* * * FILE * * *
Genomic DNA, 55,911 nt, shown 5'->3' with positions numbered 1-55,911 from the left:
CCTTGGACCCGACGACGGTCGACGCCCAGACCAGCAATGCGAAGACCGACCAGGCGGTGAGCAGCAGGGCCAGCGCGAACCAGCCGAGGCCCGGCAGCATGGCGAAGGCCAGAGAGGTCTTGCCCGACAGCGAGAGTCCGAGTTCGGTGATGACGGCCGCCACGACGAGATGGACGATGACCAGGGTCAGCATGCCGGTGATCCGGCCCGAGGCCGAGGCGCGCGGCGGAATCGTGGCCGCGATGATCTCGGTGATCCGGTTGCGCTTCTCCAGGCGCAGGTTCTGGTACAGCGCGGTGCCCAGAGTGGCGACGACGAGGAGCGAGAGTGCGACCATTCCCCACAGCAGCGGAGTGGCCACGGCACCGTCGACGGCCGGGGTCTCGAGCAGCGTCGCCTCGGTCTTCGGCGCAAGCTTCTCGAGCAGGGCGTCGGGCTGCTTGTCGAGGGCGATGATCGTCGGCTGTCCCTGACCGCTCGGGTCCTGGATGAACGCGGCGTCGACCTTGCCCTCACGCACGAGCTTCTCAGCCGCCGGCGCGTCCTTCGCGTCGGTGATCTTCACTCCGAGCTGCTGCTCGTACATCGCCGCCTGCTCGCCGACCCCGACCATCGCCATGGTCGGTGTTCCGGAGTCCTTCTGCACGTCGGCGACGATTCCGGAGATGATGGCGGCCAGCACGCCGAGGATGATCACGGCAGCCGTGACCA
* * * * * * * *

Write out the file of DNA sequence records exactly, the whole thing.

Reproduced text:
Genomic DNA, 55,911 nt, shown 5'->3' with positions numbered 1-55,911 from the left:
CCTTGGACCCGACGACGGTCGACGCCCAGACCAGCAATGCGAAGACCGACCAGGCGGTGAGCAGCAGGGCCAGCGCGAACCAGCCGAGGCCCGGCAGCATGGCGAAGGCCAGAGAGGTCTTGCCCGACAGCGAGAGTCCGAGTTCGGTGATGACGGCCGCCACGACGAGATGGACGATGACCAGGGTCAGCATGCCGGTGATCCGGCCCGAGGCCGAGGCGCGCGGCGGAATCGTGGCCGCGATGATCTCGGTGATCCGGTTGCGCTTCTCCAGGCGCAGGTTCTGGTACAGCGCGGTGCCCAGAGTGGCGACGACGAGGAGCGAGAGTGCGACCATTCCCCACAGCAGCGGAGTGGCCACGGCACCGTCGACGGCCGGGGTCTCGAGCAGCGTCGCCTCGGTCTTCGGCGCAAGCTTCTCGAGCAGGGCGTCGGGCTGCTTGTCGAGGGCGATGATCGTCGGCTGTCCCTGACCGCTCGGGTCCTGGATGAACGCGGCGTCGACCTTGCCCTCACGCACGAGCTTCTCAGCCGCCGGCGCGTCCTTCGCGTCGGTGATCTTCACTCCGAGCTGCTGCTCGTACATCGCCGCCTGCTCGCCGACCCCGACCATCGCCATGGTCGGTGTTCCGGAGTCCTTCTGCACGTCGGCGACGATTCCGGAGATGATGGCGGCCAGCACGCCGAGGATGATCACGGCAGCCGTGACCA